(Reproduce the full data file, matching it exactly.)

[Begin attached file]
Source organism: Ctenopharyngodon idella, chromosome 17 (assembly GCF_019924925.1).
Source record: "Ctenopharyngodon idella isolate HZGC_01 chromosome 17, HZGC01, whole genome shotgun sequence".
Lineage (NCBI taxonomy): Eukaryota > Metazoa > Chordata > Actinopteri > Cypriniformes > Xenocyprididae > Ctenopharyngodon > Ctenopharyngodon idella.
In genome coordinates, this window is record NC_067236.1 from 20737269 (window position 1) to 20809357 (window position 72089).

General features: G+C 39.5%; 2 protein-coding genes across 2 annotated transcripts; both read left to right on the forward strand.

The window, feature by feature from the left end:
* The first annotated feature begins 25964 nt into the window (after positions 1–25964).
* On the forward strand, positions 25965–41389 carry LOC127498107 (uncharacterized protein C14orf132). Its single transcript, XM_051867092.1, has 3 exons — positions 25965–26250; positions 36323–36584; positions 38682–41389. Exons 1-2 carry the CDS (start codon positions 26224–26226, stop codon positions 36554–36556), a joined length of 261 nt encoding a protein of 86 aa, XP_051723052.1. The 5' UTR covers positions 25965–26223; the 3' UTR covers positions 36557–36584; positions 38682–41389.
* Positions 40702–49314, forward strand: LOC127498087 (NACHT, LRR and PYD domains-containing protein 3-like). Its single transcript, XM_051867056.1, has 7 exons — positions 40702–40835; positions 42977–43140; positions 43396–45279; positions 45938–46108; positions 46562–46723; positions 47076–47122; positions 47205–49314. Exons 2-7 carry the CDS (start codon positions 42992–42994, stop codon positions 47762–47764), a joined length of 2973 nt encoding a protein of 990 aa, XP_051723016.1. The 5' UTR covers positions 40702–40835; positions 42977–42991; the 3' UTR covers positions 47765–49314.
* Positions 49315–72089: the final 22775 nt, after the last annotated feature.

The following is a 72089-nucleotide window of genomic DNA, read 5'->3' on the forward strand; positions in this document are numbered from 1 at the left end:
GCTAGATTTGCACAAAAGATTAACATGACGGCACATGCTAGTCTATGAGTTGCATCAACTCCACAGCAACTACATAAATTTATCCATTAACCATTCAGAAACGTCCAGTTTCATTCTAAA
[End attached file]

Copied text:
Source organism: Ctenopharyngodon idella, chromosome 17 (assembly GCF_019924925.1).
Source record: "Ctenopharyngodon idella isolate HZGC_01 chromosome 17, HZGC01, whole genome shotgun sequence".
Lineage (NCBI taxonomy): Eukaryota > Metazoa > Chordata > Actinopteri > Cypriniformes > Xenocyprididae > Ctenopharyngodon > Ctenopharyngodon idella.
In genome coordinates, this window is record NC_067236.1 from 20737269 (window position 1) to 20809357 (window position 72089).

General features: G+C 39.5%; 2 protein-coding genes across 2 annotated transcripts; both read left to right on the forward strand.

The window, feature by feature from the left end:
* The first annotated feature begins 25964 nt into the window (after positions 1–25964).
* On the forward strand, positions 25965–41389 carry LOC127498107 (uncharacterized protein C14orf132). Its single transcript, XM_051867092.1, has 3 exons — positions 25965–26250; positions 36323–36584; positions 38682–41389. Exons 1-2 carry the CDS (start codon positions 26224–26226, stop codon positions 36554–36556), a joined length of 261 nt encoding a protein of 86 aa, XP_051723052.1. The 5' UTR covers positions 25965–26223; the 3' UTR covers positions 36557–36584; positions 38682–41389.
* Positions 40702–49314, forward strand: LOC127498087 (NACHT, LRR and PYD domains-containing protein 3-like). Its single transcript, XM_051867056.1, has 7 exons — positions 40702–40835; positions 42977–43140; positions 43396–45279; positions 45938–46108; positions 46562–46723; positions 47076–47122; positions 47205–49314. Exons 2-7 carry the CDS (start codon positions 42992–42994, stop codon positions 47762–47764), a joined length of 2973 nt encoding a protein of 990 aa, XP_051723016.1. The 5' UTR covers positions 40702–40835; positions 42977–42991; the 3' UTR covers positions 47765–49314.
* Positions 49315–72089: the final 22775 nt, after the last annotated feature.

The following is a 72089-nucleotide window of genomic DNA, read 5'->3' on the forward strand; positions in this document are numbered from 1 at the left end:
GCTAGATTTGCACAAAAGATTAACATGACGGCACATGCTAGTCTATGAGTTGCATCAACTCCACAGCAACTACATAAATTTATCCATTAACCATTCAGAAACGTCCAGTTTCATTCTAAA